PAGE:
Source: The Wall Street Journal
by Lindsay Gellman
Sep 30, 2015
The number of applicants seeking admission to M.B.A. programs grew at 57% of schools world-wide offering full-time, two-year programs, according to the latest data from the Graduate Management Admission Council, which tracks business-school data. And, after years in which international students drove growth, 59% of U.S. full-time, two-year programs said they drew more applications from U.S. students, according to GMAC.
The M.B.A. market tends to be countercyclical, admissions consultants and school officials say, so a strong hiring market like the current one usually means that young professionals prefer to stay in the workforce rather than leave for a business degree.
With just over half of M.B.A. programs reporting increases, “we are in a more normal period for demand for the M.B.A.” than in the years immediately following the 2008 financial crisis, when applications increased, said Alex Chisholm, a research director at GMAC.
The rise in b-school applicants might be a signal that students who graduated from college at the beginning of the crisis in 2008 are now competitive candidates for the M.B.A., and are looking to the degree as a form of financial and psychological insurance, said Jeremy Shinewald, president and founder of mbaMission, an admission consulting firm.
After working in New York for several years after college, first at a “bulge-bracket” investment bank in strategy, and then at a communications firm, Margaret Rohrmann decided to enroll in Columbia Business School’s M.B.A. program this fall. The 30-year-old said the degree will help strengthen her technical skills in finance with an eye toward pursuing business roles in media or retail in Dubai after graduation. Without the degree, she said, the career pivot “would be a much harder sell.”
The University of Pennsylvania’s Wharton School, the University of Chicago’s Booth School of Business, Yale University’s School of Management and Harvard Business School were among the M.B.A. programs drawing more applications for classes entering in the fall of 2015 than a year earlier, according to the schools. Wharton’s M.B.A. applications rose 7.8%, Booth’s 15.6%, Yale’s 25.1% and Harvard’s 1.5%, according to the schools.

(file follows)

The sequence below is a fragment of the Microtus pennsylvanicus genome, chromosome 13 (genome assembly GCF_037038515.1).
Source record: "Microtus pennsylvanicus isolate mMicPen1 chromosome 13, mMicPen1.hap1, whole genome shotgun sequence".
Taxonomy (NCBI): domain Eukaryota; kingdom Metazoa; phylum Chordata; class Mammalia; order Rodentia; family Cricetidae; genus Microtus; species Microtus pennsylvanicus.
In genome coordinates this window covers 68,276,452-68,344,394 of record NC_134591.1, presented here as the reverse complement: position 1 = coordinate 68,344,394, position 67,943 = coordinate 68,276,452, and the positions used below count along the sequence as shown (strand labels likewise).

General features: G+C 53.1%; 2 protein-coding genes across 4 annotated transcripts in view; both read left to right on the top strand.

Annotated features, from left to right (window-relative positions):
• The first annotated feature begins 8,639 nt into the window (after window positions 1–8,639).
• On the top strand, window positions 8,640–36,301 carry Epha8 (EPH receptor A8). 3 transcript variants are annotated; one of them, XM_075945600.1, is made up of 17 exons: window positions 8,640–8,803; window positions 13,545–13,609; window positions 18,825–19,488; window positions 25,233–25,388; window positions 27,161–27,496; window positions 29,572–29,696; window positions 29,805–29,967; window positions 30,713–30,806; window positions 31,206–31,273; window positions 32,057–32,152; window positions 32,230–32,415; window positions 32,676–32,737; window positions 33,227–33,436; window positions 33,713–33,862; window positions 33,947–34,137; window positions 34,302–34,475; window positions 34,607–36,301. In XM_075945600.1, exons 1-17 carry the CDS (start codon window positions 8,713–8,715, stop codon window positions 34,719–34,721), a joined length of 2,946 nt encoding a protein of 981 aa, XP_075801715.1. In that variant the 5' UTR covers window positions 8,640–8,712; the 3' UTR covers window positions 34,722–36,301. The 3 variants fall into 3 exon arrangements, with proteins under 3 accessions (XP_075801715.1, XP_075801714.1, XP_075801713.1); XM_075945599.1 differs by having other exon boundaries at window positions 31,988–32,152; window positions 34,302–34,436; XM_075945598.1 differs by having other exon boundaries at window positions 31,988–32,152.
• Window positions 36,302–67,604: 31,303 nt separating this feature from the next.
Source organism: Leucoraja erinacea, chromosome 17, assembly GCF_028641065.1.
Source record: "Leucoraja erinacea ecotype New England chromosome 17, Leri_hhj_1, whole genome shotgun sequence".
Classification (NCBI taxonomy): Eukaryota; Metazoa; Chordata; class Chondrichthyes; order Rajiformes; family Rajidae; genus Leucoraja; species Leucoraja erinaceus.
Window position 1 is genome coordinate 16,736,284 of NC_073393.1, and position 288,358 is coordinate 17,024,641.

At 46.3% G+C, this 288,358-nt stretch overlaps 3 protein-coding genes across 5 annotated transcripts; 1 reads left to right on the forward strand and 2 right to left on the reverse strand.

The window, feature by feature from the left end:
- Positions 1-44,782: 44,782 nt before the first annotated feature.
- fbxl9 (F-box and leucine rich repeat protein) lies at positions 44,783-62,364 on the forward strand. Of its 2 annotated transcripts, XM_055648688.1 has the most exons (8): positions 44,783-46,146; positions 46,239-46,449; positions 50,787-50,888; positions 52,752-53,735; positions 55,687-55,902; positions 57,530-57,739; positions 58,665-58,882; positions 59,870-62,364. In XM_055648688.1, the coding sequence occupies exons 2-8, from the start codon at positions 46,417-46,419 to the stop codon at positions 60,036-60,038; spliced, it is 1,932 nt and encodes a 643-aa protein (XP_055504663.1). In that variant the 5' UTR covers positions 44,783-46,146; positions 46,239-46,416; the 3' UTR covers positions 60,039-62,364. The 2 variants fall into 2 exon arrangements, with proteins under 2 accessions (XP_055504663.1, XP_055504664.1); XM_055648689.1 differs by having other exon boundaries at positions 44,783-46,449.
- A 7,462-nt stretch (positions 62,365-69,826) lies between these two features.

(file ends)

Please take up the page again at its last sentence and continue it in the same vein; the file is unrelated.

Some elite schools lost ground with applicants. Applications fell 5% at New York University’s Stern School of Business and 8.1% at Massachusetts Institute of Technology’s Sloan School of Management, those schools reported.
Dawna Levenson, Sloan’s director of admissions, said the school has restructured its M.B.A. application for this year to eliminate “pain points” would-be students found cumbersome. The school eliminated one of two required essays from the initial application, though a second essay is still required for those invited to interview, she said. And the school, which has historically had only two admissions rounds, has added a third round with a spring deadline, she said.
The numbers also show more applicants testing the waters with the Graduate Record Examinations, the general graduate-school admissions exam, which schools have begun accepting in addition to or in lieu of the Graduate Management Admission Test, or GMAT.
In recent years schools have started to accept the GRE results as they try to open up the M.B.A. to a broader group of potential students. Yale, Sloan, Georgetown University’s McDonough School of Business and the University of Southern California’s Marshall School of Business said they received more GRE score submissions this year than last.
Business schools have worked hard to court women applicants, and those efforts seem to be paying off. Fifty-one percent of two-year, full-time M.B.A. programs reported an increase in the number of female applicants, according to GMAC.
Many top schools, including Booth, Tuck School of Business at Dartmouth, Northwestern University’s Kellogg School of Management and Duke University’s Fuqua School of Business, increased the share of women in their entering M.B.A. classes, and several schools now boast M.B.A. classes that are more than 40% women.
International applicants, a crucial growth market for U.S. business schools over the last decade, may be slowing. While 51% of two-year, full-time M.B.A. programs said they attracted more admission bids from global students year-over-year, that is down from last year, when 65% of programs reported such increases, according to GMAC.
At several top programs—including Stanford University’s Graduate School of Business, Booth, Sloan and Marshall—the proportion of international full-time M.B.A.s is shrinking.
“The change in international students was intentional,” said a spokeswoman for McDonough, which dropped its share of international students in its entering class from 41% last year to 33% this year.
“We decided to ‘right-size’ our international percentage to make our international students more competitive for recruiting, given the [limited] availability of work visas in the U.S.,” she said.